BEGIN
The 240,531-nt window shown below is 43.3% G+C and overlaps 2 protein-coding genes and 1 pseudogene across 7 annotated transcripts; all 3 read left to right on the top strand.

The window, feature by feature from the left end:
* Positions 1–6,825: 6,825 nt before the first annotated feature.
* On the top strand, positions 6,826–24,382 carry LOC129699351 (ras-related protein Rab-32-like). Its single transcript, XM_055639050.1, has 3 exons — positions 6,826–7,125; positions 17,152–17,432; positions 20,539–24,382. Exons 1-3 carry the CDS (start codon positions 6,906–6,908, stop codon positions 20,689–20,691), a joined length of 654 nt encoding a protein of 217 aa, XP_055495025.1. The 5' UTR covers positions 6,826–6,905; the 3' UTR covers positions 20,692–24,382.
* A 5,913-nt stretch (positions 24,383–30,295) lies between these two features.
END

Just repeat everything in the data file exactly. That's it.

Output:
The 240,531-nt window shown below is 43.3% G+C and overlaps 2 protein-coding genes and 1 pseudogene across 7 annotated transcripts; all 3 read left to right on the top strand.

The window, feature by feature from the left end:
* Positions 1–6,825: 6,825 nt before the first annotated feature.
* On the top strand, positions 6,826–24,382 carry LOC129699351 (ras-related protein Rab-32-like). Its single transcript, XM_055639050.1, has 3 exons — positions 6,826–7,125; positions 17,152–17,432; positions 20,539–24,382. Exons 1-3 carry the CDS (start codon positions 6,906–6,908, stop codon positions 20,689–20,691), a joined length of 654 nt encoding a protein of 217 aa, XP_055495025.1. The 5' UTR covers positions 6,826–6,905; the 3' UTR covers positions 20,692–24,382.
* A 5,913-nt stretch (positions 24,383–30,295) lies between these two features.